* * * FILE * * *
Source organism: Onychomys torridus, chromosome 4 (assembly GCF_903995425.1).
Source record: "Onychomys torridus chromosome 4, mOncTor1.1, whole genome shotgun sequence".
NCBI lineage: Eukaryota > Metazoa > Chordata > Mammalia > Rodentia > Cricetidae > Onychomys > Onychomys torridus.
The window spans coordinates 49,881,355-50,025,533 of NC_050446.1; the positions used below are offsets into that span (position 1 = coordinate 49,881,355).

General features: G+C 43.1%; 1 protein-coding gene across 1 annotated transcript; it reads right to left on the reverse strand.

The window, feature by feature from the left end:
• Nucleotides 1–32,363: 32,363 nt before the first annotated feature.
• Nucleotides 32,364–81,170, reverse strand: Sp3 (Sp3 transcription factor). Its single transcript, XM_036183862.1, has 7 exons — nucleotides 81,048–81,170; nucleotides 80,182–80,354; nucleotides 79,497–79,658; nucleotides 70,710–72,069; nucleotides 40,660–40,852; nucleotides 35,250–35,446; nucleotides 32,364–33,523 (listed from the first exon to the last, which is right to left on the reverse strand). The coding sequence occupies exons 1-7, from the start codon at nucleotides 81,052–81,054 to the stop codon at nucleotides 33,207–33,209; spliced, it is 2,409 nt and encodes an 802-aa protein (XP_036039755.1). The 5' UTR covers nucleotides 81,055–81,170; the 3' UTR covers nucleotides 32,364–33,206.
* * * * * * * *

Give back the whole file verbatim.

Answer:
Source organism: Onychomys torridus, chromosome 4 (assembly GCF_903995425.1).
Source record: "Onychomys torridus chromosome 4, mOncTor1.1, whole genome shotgun sequence".
NCBI lineage: Eukaryota > Metazoa > Chordata > Mammalia > Rodentia > Cricetidae > Onychomys > Onychomys torridus.
The window spans coordinates 49,881,355-50,025,533 of NC_050446.1; the positions used below are offsets into that span (position 1 = coordinate 49,881,355).

General features: G+C 43.1%; 1 protein-coding gene across 1 annotated transcript; it reads right to left on the reverse strand.

The window, feature by feature from the left end:
• Nucleotides 1–32,363: 32,363 nt before the first annotated feature.
• Nucleotides 32,364–81,170, reverse strand: Sp3 (Sp3 transcription factor). Its single transcript, XM_036183862.1, has 7 exons — nucleotides 81,048–81,170; nucleotides 80,182–80,354; nucleotides 79,497–79,658; nucleotides 70,710–72,069; nucleotides 40,660–40,852; nucleotides 35,250–35,446; nucleotides 32,364–33,523 (listed from the first exon to the last, which is right to left on the reverse strand). The coding sequence occupies exons 1-7, from the start codon at nucleotides 81,052–81,054 to the stop codon at nucleotides 33,207–33,209; spliced, it is 2,409 nt and encodes an 802-aa protein (XP_036039755.1). The 5' UTR covers nucleotides 81,055–81,170; the 3' UTR covers nucleotides 32,364–33,206.